If President Bush follows through with his controversial plan to set up a defensive missile shield in two former Warsaw Pact countries, years from now historians will ask which came first: the missile shield to protect Western allies from rogue states, or a coalition of rogue states assembled by Russia to counter the missile shield proposed by the United States?
Russia’s President Vladimir Putin said he would respond to the U.S. plan by pointing Russian missiles at Western European cities. In the unlikely event this highly explosive tit-for-tat were to develop into a new arms race, Mr. Putin knows that despite Russia’s newly found wealth thanks to the rising price of oil, Moscow would have a hard time matching the U.S. dollar for dollar.
“The West does not have an effective strategy of dealing with the challenges posed by Russian President Vladimir Putin,” said Andrei Illarionov, Mr. Putin’s former economic adviser and G-8 sherpa, now a Cato Institute senior fellow.
“Russians are not so stupid as to match the U.S. system-by-system because the U.S. has an economy that is 13 times bigger than Russia’s economy,” Ariel Cohen, a senior fellow at the Heritage Foundation, told United Press International.
“The Russians will confront the U.S. in an asymmetrical fashion,” said Mr. Cohen. “And that is through using energy resources as the new instruments of foreign policy and political insolence, through supporting the anti-American forces around the world.”
Having learned from the Cold War that a direct confrontation with the United States is expensive and ultimately lost that war for Soviet Russia, the Russians could instead challenge the United States indirectly. As an example, Mr. Cohen argued the Russians could build a new coalition of “rogue states” including Iran, Venezuela, possibly Cuba and North Korea and Syria — and in the process make U.S. life miserable. The Russians also could try to play the Chinese card against the U.S. The Heritage scholar notes the irony of such a move by Moscow.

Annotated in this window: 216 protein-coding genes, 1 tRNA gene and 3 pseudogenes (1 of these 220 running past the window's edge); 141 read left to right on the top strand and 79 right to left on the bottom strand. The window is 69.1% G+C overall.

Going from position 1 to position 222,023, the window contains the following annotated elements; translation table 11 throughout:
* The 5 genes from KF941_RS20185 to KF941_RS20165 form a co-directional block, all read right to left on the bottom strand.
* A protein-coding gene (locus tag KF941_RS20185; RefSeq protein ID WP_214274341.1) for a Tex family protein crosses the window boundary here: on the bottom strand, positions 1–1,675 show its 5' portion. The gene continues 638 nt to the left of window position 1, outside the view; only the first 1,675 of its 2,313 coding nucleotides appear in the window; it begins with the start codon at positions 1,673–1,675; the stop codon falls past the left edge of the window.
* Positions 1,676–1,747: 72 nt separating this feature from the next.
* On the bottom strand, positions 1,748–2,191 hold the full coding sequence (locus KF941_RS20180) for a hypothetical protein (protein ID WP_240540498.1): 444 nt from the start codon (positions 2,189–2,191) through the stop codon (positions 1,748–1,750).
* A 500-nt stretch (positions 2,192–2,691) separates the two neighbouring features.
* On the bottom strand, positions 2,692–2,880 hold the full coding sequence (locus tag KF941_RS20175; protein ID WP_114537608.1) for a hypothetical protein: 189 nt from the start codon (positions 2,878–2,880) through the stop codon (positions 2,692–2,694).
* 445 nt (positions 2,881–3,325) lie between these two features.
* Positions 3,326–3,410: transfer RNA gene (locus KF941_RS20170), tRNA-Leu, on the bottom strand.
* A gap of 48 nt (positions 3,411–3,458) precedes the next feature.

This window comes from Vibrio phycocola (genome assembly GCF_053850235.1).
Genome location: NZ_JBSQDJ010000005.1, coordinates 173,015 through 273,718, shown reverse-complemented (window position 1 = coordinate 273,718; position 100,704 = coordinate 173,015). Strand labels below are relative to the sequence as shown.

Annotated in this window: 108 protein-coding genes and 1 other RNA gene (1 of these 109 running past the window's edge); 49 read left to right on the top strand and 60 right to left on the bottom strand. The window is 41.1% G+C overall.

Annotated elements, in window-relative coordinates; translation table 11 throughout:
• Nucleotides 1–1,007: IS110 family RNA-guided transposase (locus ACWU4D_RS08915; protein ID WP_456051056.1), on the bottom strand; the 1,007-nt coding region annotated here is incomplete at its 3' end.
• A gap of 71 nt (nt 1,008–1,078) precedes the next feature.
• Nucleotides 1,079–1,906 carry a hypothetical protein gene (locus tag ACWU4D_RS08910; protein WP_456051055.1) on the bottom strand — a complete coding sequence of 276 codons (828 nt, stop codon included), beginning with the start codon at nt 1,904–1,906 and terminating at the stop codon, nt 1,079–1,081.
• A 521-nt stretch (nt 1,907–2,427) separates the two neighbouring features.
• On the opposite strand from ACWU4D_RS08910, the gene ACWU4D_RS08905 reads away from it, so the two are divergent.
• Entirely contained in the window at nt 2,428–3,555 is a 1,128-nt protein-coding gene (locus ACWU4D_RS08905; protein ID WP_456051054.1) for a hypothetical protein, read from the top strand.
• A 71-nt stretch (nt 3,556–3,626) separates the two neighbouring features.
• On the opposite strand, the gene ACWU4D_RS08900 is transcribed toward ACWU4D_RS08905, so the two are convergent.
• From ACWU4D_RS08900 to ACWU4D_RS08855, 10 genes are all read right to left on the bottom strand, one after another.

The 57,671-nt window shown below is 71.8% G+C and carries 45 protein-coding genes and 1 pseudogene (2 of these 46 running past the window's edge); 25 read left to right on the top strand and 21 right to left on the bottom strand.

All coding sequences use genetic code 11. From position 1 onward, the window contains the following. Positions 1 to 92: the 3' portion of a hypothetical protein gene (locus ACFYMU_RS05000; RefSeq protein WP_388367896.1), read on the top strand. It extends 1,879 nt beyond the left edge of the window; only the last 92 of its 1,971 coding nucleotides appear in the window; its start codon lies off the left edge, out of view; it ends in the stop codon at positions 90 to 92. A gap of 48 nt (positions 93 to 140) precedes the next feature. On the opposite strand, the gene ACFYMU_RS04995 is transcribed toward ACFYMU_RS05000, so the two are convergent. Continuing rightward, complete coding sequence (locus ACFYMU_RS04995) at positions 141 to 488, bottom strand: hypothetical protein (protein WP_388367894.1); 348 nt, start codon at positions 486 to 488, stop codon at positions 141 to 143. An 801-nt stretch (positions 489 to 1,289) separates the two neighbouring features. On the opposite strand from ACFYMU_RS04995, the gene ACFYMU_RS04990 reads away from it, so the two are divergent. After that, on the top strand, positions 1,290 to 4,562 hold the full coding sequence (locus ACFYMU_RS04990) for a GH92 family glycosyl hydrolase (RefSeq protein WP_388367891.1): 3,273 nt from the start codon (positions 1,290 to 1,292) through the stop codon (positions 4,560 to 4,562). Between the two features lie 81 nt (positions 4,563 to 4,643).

“Whichever future coalition may be created, Russia is doomed to play second fiddle to China,” said Mr. Cohen. “If China becomes a part of this coalition, Russia will play second fiddle, and if the coalition does not include China it will probably not have the critical mass to severely obstruct U.S. foreign policy.”
Still, Mr. Bush’s plan to install a system of “defensive missiles” in the Czech Republic and Poland has the Russians seeing red.
The U.S. president’s attempts at placating the Russian president seem to fall on deaf ears; Mr. Bush told Mr. Putin that the missile shield is intended to protect the United States and its European Allies from rogue states — read Iran, now on its way to acquiring nuclear capability. And if Tehran equipped its Shehab-3 missiles with nuclear warheads, it could strike any European city within a range of about 1,300 kilometers, or 880 miles — or any city in Israel for that matter.
“Vladimir, you shouldn’t fear a missile defense system,” Mr. Bush told Mr. Putin. “It is purely a defensive measure, not aimed at Russia but at true threats.” But there is also more to this “Cuban missile crisis” in reverse than meets the eye. As Mr. Cohen, an expert on Russian affairs elucidates, there’s a very important domestic component to this story.
“There is competition for Putin’s mantle for succession and by putting out signals that Russia is confronting foreign and domestic enemies, I think Putin is signaling that he’s going to support a more security-minded faction as opposed to a more economic-minded fraction.”
But Washington should not blind itself to the realities of modern Russia, one that has adopted a free market economy. Indeed, there are many hidden dangers with Mr. Bush’s missile plan: The economic factor is not the least. Ultimately, it was the Soviet Union’s inability to keep up with U.S. military spending that finally bankrupted the Soviet Union.
While the United States is involved in fighting two wars in Iraq and Afghanistan — at a cost of $811 billion to date — Washington should be careful not to fall into the very trap it set for Soviet Russia at the height of the Cold War.
Claude Salhani is international editor for United Press International.
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